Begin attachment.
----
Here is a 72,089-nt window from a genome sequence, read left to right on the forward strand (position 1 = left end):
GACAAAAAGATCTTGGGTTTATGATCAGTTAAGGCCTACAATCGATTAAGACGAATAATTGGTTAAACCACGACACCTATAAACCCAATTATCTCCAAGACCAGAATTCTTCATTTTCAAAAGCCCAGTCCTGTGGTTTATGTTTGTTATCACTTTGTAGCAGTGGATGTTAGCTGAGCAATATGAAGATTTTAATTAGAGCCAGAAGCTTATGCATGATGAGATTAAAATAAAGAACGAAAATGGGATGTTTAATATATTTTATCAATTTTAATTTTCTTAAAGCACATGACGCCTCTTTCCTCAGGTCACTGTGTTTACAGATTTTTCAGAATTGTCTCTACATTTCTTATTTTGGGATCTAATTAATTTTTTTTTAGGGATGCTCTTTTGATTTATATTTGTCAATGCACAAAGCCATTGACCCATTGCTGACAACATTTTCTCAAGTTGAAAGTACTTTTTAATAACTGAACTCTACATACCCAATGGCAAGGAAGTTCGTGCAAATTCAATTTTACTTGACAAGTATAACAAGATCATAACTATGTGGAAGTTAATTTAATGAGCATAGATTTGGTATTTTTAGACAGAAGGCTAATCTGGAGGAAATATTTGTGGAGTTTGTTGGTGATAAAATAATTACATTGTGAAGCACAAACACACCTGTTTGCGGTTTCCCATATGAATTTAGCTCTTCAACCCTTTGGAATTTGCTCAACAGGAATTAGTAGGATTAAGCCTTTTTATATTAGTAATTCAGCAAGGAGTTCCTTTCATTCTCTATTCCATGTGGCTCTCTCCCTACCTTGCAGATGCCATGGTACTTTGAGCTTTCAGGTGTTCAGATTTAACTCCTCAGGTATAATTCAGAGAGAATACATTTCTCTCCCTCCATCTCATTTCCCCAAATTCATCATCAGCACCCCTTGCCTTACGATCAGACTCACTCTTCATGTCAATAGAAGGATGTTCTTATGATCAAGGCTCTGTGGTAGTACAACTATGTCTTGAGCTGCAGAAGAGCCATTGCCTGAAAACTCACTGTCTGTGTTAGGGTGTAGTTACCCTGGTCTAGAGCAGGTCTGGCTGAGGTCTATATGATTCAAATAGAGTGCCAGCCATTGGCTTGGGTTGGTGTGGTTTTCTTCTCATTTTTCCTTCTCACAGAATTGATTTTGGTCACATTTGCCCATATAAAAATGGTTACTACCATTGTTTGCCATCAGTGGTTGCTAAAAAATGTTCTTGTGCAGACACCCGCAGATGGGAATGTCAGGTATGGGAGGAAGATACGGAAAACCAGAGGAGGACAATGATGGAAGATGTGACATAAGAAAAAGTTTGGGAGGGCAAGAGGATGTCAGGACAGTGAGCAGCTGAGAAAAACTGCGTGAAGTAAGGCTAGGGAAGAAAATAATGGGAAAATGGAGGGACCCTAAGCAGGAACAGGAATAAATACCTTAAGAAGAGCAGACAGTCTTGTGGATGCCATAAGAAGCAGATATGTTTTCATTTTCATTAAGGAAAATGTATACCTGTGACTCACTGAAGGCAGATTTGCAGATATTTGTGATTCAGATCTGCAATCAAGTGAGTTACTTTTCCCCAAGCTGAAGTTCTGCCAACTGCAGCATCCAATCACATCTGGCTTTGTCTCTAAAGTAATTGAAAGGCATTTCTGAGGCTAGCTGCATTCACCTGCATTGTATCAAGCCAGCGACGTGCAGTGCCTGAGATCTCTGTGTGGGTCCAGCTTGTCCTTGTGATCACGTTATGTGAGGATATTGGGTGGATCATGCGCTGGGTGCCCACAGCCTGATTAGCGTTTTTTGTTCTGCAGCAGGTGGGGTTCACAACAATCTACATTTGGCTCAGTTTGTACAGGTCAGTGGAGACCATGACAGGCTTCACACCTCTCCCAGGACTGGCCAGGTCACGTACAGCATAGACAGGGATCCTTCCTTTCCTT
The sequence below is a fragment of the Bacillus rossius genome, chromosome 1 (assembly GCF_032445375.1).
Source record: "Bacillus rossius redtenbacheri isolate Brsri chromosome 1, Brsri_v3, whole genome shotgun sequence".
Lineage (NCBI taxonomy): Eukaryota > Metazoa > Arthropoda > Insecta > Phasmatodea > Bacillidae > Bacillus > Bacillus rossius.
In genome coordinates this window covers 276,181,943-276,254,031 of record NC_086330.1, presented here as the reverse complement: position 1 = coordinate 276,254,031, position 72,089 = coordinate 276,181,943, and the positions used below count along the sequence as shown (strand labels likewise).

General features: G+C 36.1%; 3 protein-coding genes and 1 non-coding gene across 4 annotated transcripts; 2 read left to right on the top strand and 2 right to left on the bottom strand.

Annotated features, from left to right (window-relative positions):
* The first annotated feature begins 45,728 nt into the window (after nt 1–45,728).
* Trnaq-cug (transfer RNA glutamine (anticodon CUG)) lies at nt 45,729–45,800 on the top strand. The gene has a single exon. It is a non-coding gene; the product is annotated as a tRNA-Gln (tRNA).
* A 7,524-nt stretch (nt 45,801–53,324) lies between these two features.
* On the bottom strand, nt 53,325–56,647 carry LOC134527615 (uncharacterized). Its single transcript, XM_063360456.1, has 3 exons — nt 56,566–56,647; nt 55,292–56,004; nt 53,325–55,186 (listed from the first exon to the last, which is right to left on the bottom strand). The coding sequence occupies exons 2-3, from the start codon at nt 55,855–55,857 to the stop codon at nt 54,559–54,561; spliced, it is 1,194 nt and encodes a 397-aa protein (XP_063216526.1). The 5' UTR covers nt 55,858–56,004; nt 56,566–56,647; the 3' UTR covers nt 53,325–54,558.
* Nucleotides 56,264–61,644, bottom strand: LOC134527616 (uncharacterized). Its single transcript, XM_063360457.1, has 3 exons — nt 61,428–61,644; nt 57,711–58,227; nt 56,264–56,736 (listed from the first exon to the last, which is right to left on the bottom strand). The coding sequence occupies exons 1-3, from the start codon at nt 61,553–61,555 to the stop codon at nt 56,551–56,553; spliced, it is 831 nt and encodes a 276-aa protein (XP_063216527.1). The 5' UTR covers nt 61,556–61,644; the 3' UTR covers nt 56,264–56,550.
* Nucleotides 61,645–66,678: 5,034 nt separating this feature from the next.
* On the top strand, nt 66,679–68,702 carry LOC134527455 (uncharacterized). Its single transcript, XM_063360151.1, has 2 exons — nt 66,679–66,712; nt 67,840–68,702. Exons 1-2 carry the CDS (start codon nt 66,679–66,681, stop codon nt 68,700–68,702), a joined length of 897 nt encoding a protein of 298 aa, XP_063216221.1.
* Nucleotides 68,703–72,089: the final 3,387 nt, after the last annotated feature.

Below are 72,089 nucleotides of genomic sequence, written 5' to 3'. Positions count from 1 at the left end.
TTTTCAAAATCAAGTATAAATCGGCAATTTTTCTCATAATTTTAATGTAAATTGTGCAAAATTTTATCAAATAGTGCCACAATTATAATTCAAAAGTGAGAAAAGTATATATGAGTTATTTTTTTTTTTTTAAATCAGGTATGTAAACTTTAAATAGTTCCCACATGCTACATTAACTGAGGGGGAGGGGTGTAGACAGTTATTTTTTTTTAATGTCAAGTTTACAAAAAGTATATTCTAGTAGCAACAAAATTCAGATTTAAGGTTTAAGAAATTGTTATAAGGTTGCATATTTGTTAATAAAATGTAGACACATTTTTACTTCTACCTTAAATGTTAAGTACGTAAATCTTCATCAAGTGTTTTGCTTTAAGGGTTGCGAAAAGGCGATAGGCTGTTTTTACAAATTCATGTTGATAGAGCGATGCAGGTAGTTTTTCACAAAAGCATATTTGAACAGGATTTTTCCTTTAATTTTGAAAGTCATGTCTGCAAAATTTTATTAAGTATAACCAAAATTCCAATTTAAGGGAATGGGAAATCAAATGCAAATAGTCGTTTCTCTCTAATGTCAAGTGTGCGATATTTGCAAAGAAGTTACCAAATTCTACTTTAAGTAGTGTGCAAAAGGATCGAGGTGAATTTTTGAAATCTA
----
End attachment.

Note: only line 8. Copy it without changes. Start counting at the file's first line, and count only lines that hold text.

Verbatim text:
Annotated features, from left to right (window-relative positions):